"Our politi-
cal back-
grounds are
irrelevant," she
said. "We all
share the same
said the
regents' role is
to oversee the

functions without delving into the
intricacies of each department.
"It's always been my feeling that
the regents should not engage our-
selves in micromanaging the
University," Horning said.
Although micromanagement of the
University is important to avoid,
Horning said, this is not to say the
regents restrain from concerning
themselves with the University's
"I do think it's important that the
board has a firm grasp of the overall

Regents Shirley McFee (R-Battle Creek), Rebecca McGowan (D-Ann Arbor) and Daniel Horning (D-Grand Haven) listen to
speakers at a faculty forum in 1995 event to gather criteria for the 1996 presidential search.
direction of the University," Horning she said. Regent Philip Power (D-Ann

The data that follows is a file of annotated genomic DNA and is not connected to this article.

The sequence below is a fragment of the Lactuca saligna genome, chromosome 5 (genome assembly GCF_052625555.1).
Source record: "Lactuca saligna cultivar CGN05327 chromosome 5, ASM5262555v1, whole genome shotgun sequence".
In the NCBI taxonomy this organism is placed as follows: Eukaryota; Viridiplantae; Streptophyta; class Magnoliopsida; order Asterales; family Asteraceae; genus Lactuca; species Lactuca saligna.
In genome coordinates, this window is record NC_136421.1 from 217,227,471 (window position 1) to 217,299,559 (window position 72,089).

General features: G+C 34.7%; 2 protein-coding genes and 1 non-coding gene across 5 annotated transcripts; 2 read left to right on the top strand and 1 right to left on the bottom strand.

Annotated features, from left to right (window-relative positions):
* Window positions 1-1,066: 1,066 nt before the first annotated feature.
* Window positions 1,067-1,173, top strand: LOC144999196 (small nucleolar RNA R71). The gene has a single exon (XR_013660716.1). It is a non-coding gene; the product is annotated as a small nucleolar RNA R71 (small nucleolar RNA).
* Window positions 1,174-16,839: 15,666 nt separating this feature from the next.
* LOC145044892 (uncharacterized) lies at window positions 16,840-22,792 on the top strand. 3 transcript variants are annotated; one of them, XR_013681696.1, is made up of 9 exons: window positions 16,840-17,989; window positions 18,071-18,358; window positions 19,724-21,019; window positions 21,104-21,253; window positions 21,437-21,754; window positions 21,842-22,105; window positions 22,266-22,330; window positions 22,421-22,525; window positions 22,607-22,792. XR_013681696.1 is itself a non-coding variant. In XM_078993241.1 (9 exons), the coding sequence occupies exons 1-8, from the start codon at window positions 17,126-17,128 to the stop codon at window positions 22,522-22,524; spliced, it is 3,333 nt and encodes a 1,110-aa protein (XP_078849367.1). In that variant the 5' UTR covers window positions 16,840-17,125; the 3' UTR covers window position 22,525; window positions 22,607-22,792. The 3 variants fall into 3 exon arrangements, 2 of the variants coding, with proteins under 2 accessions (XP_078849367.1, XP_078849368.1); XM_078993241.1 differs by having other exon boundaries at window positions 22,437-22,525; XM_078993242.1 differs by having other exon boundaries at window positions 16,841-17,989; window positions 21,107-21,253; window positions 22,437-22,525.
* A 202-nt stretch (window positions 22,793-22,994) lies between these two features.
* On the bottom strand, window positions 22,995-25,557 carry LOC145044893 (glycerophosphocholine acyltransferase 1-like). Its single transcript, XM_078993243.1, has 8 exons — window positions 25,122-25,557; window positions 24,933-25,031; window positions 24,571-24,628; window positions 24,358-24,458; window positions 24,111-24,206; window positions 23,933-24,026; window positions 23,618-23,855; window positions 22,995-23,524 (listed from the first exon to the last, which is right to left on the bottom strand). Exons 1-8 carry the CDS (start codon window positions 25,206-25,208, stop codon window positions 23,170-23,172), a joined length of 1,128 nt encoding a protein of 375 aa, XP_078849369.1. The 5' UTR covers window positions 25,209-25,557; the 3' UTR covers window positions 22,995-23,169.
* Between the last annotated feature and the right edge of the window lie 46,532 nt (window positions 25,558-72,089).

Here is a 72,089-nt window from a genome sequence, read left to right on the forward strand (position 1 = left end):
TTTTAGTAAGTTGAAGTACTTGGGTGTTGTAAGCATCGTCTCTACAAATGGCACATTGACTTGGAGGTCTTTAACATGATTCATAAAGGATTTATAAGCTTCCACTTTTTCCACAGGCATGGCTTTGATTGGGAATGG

said. Another responsibility of the Arbor) said the University's atmos-
McGowan said the board serves as regents is the hiring of the phere has improved in the roughly six
a constitutional body responsible for University's president, as well as its months since Bollinger stepped into
determining the policies that govern top executive officers. After former the president's office.
the University, as well as a legal President James Duderstadt resigned "I think the mood is very much
group that owns the University on in 1995, the regents launched a more relaxed and trusting and sup-
behalf of Michigan citizens. national search that culminated in the portive, both between the president
McGowan said every organization hiring of Bollinger. and other components of the
needs a high governing body to give Horning said he anticipates University and between the president